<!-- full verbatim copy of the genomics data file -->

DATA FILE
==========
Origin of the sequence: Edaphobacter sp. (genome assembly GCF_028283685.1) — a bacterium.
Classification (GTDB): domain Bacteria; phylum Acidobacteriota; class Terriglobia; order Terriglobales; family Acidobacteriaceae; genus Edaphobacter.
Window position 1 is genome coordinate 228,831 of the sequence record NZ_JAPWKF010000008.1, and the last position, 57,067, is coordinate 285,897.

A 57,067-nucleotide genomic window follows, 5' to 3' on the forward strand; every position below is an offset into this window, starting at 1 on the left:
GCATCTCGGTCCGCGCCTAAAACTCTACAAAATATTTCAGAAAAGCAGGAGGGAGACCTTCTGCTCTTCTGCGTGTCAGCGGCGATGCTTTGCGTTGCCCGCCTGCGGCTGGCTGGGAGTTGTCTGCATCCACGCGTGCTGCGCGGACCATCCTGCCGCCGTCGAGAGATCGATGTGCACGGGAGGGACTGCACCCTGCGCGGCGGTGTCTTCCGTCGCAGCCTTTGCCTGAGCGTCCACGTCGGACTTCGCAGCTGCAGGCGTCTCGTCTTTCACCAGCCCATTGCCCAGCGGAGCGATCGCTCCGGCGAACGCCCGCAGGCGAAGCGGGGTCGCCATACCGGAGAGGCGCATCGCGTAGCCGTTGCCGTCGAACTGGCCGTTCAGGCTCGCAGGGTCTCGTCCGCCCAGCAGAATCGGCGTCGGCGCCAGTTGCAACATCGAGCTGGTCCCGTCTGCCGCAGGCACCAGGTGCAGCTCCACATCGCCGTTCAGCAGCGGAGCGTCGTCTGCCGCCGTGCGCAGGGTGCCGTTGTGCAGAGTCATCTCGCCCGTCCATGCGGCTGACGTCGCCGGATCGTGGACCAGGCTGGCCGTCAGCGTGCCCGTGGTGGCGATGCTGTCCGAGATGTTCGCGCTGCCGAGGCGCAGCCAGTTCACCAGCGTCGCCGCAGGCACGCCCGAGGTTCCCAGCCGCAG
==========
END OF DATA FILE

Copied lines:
Origin of the sequence: Edaphobacter sp. (genome assembly GCF_028283685.1) — a bacterium.
Classification (GTDB): domain Bacteria; phylum Acidobacteriota; class Terriglobia; order Terriglobales; family Acidobacteriaceae; genus Edaphobacter.
Window position 1 is genome coordinate 228,831 of the sequence record NZ_JAPWKF010000008.1, and the last position, 57,067, is coordinate 285,897.

A 57,067-nucleotide genomic window follows, 5' to 3' on the forward strand; every position below is an offset into this window, starting at 1 on the left:
GCATCTCGGTCCGCGCCTAAAACTCTACAAAATATTTCAGAAAAGCAGGAGGGAGACCTTCTGCTCTTCTGCGTGTCAGCGGCGATGCTTTGCGTTGCCCGCCTGCGGCTGGCTGGGAGTTGTCTGCATCCACGCGTGCTGCGCGGACCATCCTGCCGCCGTCGAGAGATCGATGTGCACGGGAGGGACTGCACCCTGCGCGGCGGTGTCTTCCGTCGCAGCCTTTGCCTGAGCGTCCACGTCGGACTTCGCAGCTGCAGGCGTCTCGTCTTTCACCAGCCCATTGCCCAGCGGAGCGATCGCTCCGGCGAACGCCCGCAGGCGAAGCGGGGTCGCCATACCGGAGAGGCGCATCGCGTAGCCGTTGCCGTCGAACTGGCCGTTCAGGCTCGCAGGGTCTCGTCCGCCCAGCAGAATCGGCGTCGGCGCCAGTTGCAACATCGAGCTGGTCCCGTCTGCCGCAGGCACCAGGTGCAGCTCCACATCGCCGTTCAGCAGCGGAGCGTCGTCTGCCGCCGTGCGCAGGGTGCCGTTGTGCAGAGTCATCTCGCCCGTCCATGCGGCTGACGTCGCCGGATCGTGGACCAGGCTGGCCGTCAGCGTGCCCGTGGTGGCGATGCTGTCCGAGATGTTCGCGCTGCCGAGGCGCAGCCAGTTCACCAGCGTCGCCGCAGGCACGCCCGAGGTTCCCAGCCGCAG